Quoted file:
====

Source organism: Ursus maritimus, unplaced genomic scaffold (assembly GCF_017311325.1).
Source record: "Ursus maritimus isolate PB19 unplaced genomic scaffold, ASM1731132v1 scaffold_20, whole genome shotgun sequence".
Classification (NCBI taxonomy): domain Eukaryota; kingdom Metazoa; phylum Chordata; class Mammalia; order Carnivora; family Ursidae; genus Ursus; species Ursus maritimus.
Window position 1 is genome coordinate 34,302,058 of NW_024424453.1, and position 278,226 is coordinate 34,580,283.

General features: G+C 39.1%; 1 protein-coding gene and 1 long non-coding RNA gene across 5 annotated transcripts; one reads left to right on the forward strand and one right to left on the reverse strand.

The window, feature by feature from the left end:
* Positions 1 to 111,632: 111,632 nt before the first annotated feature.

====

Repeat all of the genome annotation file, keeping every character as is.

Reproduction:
Source organism: Ursus maritimus, unplaced genomic scaffold (assembly GCF_017311325.1).
Source record: "Ursus maritimus isolate PB19 unplaced genomic scaffold, ASM1731132v1 scaffold_20, whole genome shotgun sequence".
Classification (NCBI taxonomy): domain Eukaryota; kingdom Metazoa; phylum Chordata; class Mammalia; order Carnivora; family Ursidae; genus Ursus; species Ursus maritimus.
Window position 1 is genome coordinate 34,302,058 of NW_024424453.1, and position 278,226 is coordinate 34,580,283.

General features: G+C 39.1%; 1 protein-coding gene and 1 long non-coding RNA gene across 5 annotated transcripts; one reads left to right on the forward strand and one right to left on the reverse strand.

The window, feature by feature from the left end:
* Positions 1 to 111,632: 111,632 nt before the first annotated feature.